Erlend Apneseth Trio: Åra
Although their music sounds entirely original, The Erlend Apneseth Trio represents a close to perfect improvisational update on that very contemporary format of the post-modern string trio, like a Nordic riposte to Tin Hat or Trio Taksim. An entirely spontaneous-seeming, eminently portable ensemble, they can turn, as it were, on a sixpence, moving seamlessly from one mode or style to another, carrying echoes of early music and the baroque, deep Nordic folk, desert blues, soulful cimbalon shimmers and more, sometimes all within the confines of the same piece.
There’s also a touch of that clip-clopping cowboy-ish rhythmic twang that we might associate with the various small groups of guitarist Bill Frisell, as well as an occasional nod to the east that can suggest an Indian raga’s tamboura drone or the plinkety-plonk of a Japanese koto. Whatever the infuences or derivation, everything fits the band’s own, very defined aesthetic. Here, composition meets improvisation in a real partnership of equals. Acoustic instruments employ subtle electronic effects or slyly mimic the percussive pulse of techno, while always remaining essentially themselves. Everywhere, a concern with sound as sound is paramount.
On the astonishingly vivid ‘Utferd’, Ara’s opening track, the sound begins as an inchoate, unformed thing, like an orchestra tuning up, before the musicians gradually find their level. A series of repetitive plucks and glissandos leads into an almost trip-hoppy rhythm over-ridden by the drones and keening wails of the leader’s Hardanger fiddle until they reach a climax then slowly retreat back again into pure sound, trailing wisps of the dying melody as they go. It’s quite a performance, and a fitting statement of intent for what is the band’s second album. Their debut, ‘Der Andre Rommet’, created a suitable splash, being nominated for Spellemannsprisen, the Norwegian equivalent to the Grammy, and receiving a Norwegian Folk Award in the ‘Open’ category. A rave review in Mojo encapsulated the appeal of “close, intuitive compositions groaning, roiling and clattering with a raw, exploratory life, creating a wild new strain of Norwegian folk tunes that move, appropriately, from sun-dappled utopianism to the bleakest noir netherworld.”
For the follow-up, ‘Åra’, it is apparent that the band has now become something of a modest supergroup within the Norwegian scene. Erlend Apneseth (born 1990 in Jølster), whose first solo album, ‘Blikkspor’, from 2013, was produced by Arve Henriksen, is the rising star of the Hardanger fiddle, following the example of the great Nils Økland in combining or alternating folk traditions with avant-garde, experimental forms. ‘Blikkspor’ could also be said to have provided the initial impetus for the current trio, as its final track featured contributions from both Stephan Meidell (born 1982) and Øyvind Hegg-Lunde (born 1982). More recently, Apseneth played an important role in Meidell’s ground-breaking electro-acoustic album ‘Metrics’ from earlier this year. Hegg-Lunde, who also plays with Meidell in the duo Strings & Timpani, performs and records with the trio Building Instrument (with Mari Kvien Brunvoll and Asmund Weltzien), as well as touring with Jose Gonzalez. Stephan Meidell is a member of the influential trio Cakewalk, among many other projects.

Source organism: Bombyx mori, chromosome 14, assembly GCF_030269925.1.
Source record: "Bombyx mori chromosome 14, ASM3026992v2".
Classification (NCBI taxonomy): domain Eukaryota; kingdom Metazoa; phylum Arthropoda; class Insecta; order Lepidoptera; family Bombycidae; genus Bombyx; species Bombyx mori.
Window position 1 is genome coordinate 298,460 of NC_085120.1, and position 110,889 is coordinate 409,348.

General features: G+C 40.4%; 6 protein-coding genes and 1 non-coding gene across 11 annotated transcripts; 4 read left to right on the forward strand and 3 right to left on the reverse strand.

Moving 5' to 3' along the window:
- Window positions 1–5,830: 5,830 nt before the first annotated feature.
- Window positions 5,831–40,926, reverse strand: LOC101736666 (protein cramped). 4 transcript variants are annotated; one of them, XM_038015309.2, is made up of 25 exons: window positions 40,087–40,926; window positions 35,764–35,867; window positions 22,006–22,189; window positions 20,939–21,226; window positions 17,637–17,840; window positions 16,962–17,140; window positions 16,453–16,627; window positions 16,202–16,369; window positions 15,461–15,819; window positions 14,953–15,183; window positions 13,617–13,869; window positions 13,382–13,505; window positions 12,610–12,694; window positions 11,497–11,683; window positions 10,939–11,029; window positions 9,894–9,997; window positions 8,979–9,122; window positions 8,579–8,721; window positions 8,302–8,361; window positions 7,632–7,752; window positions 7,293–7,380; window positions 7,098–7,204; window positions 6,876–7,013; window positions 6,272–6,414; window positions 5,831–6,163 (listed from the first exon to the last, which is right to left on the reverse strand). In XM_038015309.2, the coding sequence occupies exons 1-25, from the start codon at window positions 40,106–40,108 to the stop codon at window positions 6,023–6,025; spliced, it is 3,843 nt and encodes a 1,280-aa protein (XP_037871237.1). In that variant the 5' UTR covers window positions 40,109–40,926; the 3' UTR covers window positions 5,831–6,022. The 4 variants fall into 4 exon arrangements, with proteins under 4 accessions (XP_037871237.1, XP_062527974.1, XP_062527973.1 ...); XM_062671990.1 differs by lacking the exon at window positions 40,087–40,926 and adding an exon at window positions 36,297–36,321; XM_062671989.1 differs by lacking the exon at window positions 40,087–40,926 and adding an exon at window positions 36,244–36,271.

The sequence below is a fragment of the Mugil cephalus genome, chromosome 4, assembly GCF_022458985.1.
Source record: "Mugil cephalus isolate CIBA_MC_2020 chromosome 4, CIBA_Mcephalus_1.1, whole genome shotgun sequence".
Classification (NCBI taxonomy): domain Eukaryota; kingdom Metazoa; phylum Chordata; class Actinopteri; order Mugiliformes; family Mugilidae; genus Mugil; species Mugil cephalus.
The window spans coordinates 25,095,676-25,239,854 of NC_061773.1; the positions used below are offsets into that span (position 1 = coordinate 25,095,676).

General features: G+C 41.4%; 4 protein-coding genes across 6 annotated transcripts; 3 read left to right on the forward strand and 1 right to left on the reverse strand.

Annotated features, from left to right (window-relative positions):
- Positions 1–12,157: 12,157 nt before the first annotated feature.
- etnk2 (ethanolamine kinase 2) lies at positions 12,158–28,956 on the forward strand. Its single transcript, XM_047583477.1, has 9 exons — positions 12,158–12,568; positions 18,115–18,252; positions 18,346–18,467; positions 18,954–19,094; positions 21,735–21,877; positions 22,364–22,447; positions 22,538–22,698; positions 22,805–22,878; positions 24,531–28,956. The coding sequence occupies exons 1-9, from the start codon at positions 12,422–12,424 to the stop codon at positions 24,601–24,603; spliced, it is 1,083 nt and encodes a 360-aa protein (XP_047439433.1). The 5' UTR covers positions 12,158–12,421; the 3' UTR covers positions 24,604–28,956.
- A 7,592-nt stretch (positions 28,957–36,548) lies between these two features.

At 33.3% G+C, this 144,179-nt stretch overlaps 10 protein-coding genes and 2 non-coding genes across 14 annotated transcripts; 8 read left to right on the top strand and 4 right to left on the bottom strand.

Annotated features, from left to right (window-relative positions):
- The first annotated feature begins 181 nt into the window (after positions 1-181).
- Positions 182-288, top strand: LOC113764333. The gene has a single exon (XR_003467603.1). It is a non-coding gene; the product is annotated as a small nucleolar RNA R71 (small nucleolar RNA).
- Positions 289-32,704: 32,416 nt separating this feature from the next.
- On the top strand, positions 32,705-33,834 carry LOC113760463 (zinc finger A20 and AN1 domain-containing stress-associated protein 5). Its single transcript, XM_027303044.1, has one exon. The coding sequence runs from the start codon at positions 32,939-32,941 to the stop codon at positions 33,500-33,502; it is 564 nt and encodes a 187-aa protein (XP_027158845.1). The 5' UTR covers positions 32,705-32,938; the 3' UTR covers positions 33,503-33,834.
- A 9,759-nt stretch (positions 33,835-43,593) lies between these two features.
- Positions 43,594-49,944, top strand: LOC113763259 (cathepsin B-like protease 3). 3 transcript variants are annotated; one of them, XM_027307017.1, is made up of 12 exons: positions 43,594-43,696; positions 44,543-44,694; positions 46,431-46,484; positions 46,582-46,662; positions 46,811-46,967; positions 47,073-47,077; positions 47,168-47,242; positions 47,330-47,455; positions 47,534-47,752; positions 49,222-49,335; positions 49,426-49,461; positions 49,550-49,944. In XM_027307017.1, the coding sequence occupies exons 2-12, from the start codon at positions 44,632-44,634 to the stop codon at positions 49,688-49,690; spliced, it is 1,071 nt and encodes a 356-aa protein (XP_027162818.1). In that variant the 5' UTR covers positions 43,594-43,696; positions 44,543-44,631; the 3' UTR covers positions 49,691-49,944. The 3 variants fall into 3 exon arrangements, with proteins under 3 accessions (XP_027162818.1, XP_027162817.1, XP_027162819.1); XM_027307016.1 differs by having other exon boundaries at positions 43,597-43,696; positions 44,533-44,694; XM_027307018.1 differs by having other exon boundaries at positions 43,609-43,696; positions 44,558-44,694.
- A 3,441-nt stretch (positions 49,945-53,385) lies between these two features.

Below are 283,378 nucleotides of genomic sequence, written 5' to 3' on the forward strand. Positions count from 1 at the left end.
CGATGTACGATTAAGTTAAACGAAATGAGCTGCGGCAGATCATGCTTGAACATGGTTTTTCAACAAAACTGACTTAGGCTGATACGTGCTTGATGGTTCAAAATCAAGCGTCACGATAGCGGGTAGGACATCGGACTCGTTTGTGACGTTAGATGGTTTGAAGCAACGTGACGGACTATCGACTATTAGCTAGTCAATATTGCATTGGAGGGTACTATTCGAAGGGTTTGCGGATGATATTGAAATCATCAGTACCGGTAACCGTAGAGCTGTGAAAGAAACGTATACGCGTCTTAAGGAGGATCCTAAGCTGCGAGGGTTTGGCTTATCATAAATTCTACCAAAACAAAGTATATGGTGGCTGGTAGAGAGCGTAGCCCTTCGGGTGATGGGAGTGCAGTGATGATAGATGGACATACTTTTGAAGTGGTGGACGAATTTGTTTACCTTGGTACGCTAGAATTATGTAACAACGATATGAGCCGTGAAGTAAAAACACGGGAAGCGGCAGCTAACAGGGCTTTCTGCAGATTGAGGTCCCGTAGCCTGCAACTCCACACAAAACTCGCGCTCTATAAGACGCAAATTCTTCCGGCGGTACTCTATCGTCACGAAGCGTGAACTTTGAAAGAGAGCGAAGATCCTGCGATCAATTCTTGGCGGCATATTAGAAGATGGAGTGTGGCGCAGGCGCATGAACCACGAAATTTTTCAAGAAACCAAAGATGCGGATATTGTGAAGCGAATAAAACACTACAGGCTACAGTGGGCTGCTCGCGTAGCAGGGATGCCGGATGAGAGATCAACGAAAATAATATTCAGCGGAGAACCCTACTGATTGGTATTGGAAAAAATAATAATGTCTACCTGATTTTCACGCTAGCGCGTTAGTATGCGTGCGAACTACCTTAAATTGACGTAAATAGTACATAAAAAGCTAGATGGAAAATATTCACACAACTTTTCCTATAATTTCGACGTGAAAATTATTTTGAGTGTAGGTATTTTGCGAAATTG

The difference between the debut and sophomore albums is also evident in the development of the band’s approach to recording. For the first album, Apseneth says, “We weren’t a band that had played very much live. We went into the studio to see what would happen and were very open to all possibilities.” With Åra, he continues, there was much more preparation, and a tighter focus. “Before we started to record we got together to go through some sketches and melodic material we had gathered which we improvised on in the days preceding the sessions. We tried to listen for what worked well and what didn’t in order to consolidate our material before we went into the studio.” Recorded last January at Duper Studio in Bergen by Iver Sandøy, and produced by the trio themselves with Andreas R Meland, and co-produced by Jørgen Traen, the result is a thrillingly live-sounding album where the character of each of the players, and of their respective instruments, really communicates itself to the listener. You can almost feel the imprint of strings and skins on your fingertips as it plays.
While the beautiful ‘finish’ evident in Åra’s gorgeous sound might represent a consolodation and intensification of the trio’s methods, it also extends and perhaps deepens their concern with experimental improvisation. The track ‘Saga’ incorporates an archive ‘found sound’ recording of an anonymous musician playing the musical saw, while the following track, ‘Lysne’, features the poet Erlend O. Nødtvedt – a regular collaborator with Erlend Apneseth – reading his own lines against the trio’s chance accompaniment. “We sat and mixed a tune that we felt lacked an independent story, and then it occurred to us to call Erlend”, says Apneseth. “He came two hours later, without having heard the music, and with a baby in his arms. One take and the track was finished.”
20 – Bidrobon, Oslo (N)
21 – Inderøya Jazzklubb, Inderøy (N)
22 – Kapittel, Stavanger (N)
23 – Blaoboxen, Sogndal (N)
24 – Borlo Bygdetun, Lærdal (N)
29 – Vill Vill Vest, Bergen (N)